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Kinder Morgan slaps Burnaby residents with multi-million-dollar lawsuit

“I feel outraged politically that this could happen in a democracy – that a foreign massive company can accuse you of trespassing on a park" - SFU professor Stephen Collis

Kinder Morgan crews meet citizens on Burnaby Mountain - Mychaylo Prystupa
Kinder Morgan survey crews confronted by protesters deep in the conservation forest of Burnaby Mountain on Wednesday. Photo by Mychaylo Prystupa.

Texas-based Kinder Morgan has hit several Burnaby residents and two SFU professors, who have spoken out against the company’s pipeline test work on Burnaby Mountain, with a multi-million-dollar lawsuit according to the defendants' lawyer. 

SFU professor Stephen Collis received the 1000-page stack of legal papers at his university office, just before he went out to teach his literature class late Thursday.

“Personally, you feel pretty freaked out – when they start saying $5.6 million in damages, and all this jazz.”

“I feel outraged politically that this could happen in a democracy – that a massive foreign company can accuse you of trespassing on a park.  That they can use the courts and their money and influence from barring you from your constitutional right to free speech,” said Collis on Friday morning.

SFU professor Stephen Collis on Burnaby Mountain - Mychaylo Prystupa

SFU professor Stephen Collis on Burnaby Mountain on Wednesday after citizens clashed with company crews - photo by Mychaylo Prystupa

In court papers, the company states several citizens have obstructed and interfered with its field studies to assess the feasibility of an underground tunnel for the last leg of its proposed Edmonton-to-Burnaby pipeline.

Adam Gold, Mia Nissen, Stephen Collis, Lynne Quarmby, Alan Dutton and the pipeline-opponent-citizen’s group "BROKE" were all served papers late Thursday.  Many of the defendants are expected to appear in court Friday at 2pm in the B.C. Supreme Court in Vancouver.

“Trans Mountain is seeking an injunction order against trespassers on Burnaby work sites so that we can safely continue field studies mandated by the [National Energy Board]," wrote Kinder Morgan's senior project director, Greg Toth.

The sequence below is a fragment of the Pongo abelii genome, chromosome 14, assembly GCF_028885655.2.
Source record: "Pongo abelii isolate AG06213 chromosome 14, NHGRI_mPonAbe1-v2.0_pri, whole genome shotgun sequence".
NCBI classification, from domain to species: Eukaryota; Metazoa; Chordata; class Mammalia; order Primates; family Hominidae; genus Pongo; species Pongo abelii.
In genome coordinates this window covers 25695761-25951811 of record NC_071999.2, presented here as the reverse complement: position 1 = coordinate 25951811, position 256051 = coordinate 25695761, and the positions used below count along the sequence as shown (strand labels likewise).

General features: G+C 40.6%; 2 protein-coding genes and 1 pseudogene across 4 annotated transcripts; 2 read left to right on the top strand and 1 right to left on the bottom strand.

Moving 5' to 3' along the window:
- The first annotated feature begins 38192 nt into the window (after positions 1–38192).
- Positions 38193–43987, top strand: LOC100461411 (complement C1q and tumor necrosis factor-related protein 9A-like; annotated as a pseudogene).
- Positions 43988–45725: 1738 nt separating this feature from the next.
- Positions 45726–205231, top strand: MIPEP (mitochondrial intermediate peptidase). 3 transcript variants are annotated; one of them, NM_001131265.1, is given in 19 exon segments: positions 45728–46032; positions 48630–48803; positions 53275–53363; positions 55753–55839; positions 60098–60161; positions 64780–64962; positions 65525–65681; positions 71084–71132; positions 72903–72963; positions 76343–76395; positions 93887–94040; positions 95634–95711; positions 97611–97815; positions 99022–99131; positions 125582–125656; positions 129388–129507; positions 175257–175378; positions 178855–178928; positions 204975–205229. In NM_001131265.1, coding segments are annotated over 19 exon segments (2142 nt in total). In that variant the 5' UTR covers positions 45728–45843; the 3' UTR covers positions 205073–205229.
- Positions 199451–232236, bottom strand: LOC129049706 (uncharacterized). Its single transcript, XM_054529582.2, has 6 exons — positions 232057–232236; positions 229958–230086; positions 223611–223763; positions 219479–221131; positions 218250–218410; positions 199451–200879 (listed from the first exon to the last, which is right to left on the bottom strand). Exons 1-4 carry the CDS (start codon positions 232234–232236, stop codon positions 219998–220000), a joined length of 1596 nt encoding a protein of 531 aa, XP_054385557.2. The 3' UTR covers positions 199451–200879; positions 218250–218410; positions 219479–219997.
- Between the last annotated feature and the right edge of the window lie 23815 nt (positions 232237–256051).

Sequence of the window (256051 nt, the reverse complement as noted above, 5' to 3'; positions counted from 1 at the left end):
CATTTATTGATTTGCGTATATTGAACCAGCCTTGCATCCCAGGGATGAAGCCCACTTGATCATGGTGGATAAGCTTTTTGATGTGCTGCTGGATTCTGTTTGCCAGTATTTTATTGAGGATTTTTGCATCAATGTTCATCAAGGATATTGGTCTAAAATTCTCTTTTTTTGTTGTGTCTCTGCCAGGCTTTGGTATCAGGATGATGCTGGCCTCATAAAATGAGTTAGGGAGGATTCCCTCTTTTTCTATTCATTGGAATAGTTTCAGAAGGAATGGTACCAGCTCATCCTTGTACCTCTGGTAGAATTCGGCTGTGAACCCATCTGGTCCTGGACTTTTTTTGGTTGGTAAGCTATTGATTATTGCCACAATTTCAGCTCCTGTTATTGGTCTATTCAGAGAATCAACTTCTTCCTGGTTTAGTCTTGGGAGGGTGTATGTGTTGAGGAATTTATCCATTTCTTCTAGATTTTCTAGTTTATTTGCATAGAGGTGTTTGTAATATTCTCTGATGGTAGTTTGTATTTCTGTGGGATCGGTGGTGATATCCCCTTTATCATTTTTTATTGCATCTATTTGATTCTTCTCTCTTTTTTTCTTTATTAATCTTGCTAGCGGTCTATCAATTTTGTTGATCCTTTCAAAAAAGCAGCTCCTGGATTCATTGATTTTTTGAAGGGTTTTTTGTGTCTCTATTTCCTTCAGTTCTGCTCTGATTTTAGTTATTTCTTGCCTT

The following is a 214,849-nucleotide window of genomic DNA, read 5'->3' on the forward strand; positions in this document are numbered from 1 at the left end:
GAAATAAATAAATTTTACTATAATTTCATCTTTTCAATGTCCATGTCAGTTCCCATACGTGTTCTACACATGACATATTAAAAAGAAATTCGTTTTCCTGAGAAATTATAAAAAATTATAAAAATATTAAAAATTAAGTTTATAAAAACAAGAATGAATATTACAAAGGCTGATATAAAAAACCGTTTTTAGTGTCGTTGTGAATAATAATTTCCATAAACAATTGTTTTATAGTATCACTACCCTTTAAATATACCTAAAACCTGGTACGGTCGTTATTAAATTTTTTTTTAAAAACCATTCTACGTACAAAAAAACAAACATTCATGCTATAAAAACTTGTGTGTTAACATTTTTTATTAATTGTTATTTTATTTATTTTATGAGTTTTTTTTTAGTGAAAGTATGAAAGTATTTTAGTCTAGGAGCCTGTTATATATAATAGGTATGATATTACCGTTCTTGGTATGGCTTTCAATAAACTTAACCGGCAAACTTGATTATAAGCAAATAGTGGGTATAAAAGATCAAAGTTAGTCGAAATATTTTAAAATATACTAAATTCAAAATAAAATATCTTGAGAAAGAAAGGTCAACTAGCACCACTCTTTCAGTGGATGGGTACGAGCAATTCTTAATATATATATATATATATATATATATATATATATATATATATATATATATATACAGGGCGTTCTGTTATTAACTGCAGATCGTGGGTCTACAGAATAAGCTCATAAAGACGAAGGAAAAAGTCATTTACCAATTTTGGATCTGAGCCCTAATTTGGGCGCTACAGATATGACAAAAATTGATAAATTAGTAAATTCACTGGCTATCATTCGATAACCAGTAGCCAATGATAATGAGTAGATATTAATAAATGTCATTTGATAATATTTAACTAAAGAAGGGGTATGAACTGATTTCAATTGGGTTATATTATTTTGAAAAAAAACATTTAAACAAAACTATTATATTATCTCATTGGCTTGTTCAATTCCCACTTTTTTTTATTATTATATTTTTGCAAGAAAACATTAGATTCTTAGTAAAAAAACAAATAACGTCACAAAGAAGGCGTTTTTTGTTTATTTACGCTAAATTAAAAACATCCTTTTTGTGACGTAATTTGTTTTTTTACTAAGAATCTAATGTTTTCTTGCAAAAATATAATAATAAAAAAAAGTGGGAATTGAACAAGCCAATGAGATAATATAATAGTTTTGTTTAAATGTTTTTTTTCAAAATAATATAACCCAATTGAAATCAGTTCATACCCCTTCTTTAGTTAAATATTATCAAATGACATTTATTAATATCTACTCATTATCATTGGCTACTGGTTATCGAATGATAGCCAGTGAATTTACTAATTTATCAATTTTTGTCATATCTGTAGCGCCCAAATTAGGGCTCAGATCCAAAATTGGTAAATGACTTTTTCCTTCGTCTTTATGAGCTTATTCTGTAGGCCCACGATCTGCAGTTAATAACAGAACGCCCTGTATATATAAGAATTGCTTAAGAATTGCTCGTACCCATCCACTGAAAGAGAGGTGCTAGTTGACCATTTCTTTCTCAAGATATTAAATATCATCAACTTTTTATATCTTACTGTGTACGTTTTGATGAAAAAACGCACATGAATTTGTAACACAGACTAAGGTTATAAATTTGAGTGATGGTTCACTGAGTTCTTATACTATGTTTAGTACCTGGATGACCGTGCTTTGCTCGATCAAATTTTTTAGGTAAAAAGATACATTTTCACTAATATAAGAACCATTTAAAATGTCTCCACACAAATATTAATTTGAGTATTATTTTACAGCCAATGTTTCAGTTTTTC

"Our preference is to work cooperatively, and we respect the right to peaceful protest.  However, we are required by the NEB to complete these studies in order to support our application, and we are pursuing our legal options,” he added.

Kinder Morgan: delays costing millions of dollars per month

In the affidavit, Kinder Morgan states that each month the Trans Mountain pipeline expansion project is delayed, the company incurs $5,643,000 in expenses, as well as $88 million per month in lost revenues.

Many of the defendants were on Burnaby Mountain on Wednesday when company crews clashed with dozens of citizens deep inside the forest conservation park.  Many citizens got in the face of the crew members and hurled insults.  An 18-year-old also pinned himself under a Kinder Morgan SUV to prevent it from leaving.

The company crews responded by filming the protesters with videocameras.  The multinational giant was recently granted access to the area by Canada's National Energy Board, against the wishes of the City of Burnaby.

Kinder Morgan crew member videotaping protester on Burnaby Mountain - Prystupa

Kinder Morgan crew member videotaping a protester on Burnaby Mountain on Wednesday - Photo by Mychaylo Prystupa

The company is now seeking to have residents barred from interfering with its field work further, and have provided a map to show where it would like citizens to not go.

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